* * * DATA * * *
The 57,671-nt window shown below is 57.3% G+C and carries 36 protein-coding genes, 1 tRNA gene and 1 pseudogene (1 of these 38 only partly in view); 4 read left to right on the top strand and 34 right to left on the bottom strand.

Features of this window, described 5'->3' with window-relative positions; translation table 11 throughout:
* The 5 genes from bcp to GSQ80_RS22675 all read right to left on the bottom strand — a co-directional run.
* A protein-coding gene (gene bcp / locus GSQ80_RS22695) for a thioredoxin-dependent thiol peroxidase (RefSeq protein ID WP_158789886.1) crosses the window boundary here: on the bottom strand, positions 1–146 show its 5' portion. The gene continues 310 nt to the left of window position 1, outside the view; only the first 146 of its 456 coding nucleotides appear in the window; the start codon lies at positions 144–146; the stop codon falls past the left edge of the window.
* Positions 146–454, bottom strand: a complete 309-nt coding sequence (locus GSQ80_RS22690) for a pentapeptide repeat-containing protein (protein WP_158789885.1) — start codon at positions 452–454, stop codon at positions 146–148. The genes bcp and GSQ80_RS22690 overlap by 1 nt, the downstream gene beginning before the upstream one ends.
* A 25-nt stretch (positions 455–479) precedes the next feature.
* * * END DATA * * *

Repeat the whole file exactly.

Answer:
The 57,671-nt window shown below is 57.3% G+C and carries 36 protein-coding genes, 1 tRNA gene and 1 pseudogene (1 of these 38 only partly in view); 4 read left to right on the top strand and 34 right to left on the bottom strand.

Features of this window, described 5'->3' with window-relative positions; translation table 11 throughout:
* The 5 genes from bcp to GSQ80_RS22675 all read right to left on the bottom strand — a co-directional run.
* A protein-coding gene (gene bcp / locus GSQ80_RS22695) for a thioredoxin-dependent thiol peroxidase (RefSeq protein ID WP_158789886.1) crosses the window boundary here: on the bottom strand, positions 1–146 show its 5' portion. The gene continues 310 nt to the left of window position 1, outside the view; only the first 146 of its 456 coding nucleotides appear in the window; the start codon lies at positions 144–146; the stop codon falls past the left edge of the window.
* Positions 146–454, bottom strand: a complete 309-nt coding sequence (locus GSQ80_RS22690) for a pentapeptide repeat-containing protein (protein WP_158789885.1) — start codon at positions 452–454, stop codon at positions 146–148. The genes bcp and GSQ80_RS22690 overlap by 1 nt, the downstream gene beginning before the upstream one ends.
* A 25-nt stretch (positions 455–479) precedes the next feature.